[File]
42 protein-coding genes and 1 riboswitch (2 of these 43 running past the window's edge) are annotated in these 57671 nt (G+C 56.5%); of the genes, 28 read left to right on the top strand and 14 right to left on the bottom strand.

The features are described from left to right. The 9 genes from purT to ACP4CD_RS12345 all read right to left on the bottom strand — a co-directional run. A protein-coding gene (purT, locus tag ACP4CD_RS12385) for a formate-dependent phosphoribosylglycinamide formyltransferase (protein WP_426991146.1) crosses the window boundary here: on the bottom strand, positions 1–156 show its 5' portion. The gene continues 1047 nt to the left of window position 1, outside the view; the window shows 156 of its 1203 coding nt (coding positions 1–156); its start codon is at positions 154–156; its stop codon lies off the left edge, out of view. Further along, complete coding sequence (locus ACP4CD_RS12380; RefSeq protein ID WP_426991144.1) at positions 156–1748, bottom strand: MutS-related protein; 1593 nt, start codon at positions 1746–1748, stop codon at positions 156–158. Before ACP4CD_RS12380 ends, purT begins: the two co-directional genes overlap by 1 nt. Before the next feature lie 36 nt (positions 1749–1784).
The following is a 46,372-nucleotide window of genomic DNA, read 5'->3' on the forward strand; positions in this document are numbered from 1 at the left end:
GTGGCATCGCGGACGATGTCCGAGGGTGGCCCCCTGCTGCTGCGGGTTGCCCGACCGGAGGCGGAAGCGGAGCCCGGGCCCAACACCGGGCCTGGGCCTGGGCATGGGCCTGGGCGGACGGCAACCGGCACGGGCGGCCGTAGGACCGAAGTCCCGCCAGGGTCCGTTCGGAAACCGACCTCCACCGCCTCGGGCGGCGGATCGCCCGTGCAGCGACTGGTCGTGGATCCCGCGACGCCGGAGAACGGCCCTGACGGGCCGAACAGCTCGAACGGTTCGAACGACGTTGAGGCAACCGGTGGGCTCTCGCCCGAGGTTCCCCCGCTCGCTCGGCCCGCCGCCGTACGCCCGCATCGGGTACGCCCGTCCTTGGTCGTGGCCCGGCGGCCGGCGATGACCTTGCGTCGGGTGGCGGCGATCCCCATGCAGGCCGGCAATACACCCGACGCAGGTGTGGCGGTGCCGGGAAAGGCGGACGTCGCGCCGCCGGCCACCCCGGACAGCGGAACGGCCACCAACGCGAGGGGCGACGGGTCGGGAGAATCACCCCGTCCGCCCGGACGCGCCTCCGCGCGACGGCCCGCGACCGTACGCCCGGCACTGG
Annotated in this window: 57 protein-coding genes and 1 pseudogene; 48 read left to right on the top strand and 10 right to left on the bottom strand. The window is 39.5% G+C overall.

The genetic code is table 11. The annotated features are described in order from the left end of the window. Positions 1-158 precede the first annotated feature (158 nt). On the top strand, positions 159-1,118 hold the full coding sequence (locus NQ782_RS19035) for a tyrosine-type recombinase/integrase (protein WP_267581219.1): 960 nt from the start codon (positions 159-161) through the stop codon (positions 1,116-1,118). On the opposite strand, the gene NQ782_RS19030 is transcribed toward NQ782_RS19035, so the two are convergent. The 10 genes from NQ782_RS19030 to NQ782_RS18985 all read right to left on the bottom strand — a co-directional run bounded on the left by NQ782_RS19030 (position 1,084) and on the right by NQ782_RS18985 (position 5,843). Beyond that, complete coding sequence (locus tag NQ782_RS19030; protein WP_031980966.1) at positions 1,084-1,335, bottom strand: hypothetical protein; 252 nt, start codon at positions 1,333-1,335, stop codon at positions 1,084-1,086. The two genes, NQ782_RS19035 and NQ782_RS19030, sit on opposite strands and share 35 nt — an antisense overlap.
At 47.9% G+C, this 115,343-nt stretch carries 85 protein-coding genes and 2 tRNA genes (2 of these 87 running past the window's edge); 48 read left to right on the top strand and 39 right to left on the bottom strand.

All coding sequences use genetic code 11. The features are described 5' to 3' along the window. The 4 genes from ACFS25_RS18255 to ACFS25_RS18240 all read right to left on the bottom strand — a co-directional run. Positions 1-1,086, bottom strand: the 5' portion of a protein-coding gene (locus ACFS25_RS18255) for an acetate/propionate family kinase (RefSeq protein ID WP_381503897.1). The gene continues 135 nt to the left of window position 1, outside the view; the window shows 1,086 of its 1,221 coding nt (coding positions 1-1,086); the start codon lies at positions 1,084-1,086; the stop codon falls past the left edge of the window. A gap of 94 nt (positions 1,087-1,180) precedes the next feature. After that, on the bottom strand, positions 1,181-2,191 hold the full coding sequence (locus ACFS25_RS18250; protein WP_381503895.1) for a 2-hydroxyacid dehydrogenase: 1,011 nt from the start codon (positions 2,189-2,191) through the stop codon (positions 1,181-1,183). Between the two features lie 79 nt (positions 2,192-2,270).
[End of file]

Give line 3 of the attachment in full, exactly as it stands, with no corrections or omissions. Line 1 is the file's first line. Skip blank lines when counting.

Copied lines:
The following is a 46,372-nucleotide window of genomic DNA, read 5'->3' on the forward strand; positions in this document are numbered from 1 at the left end: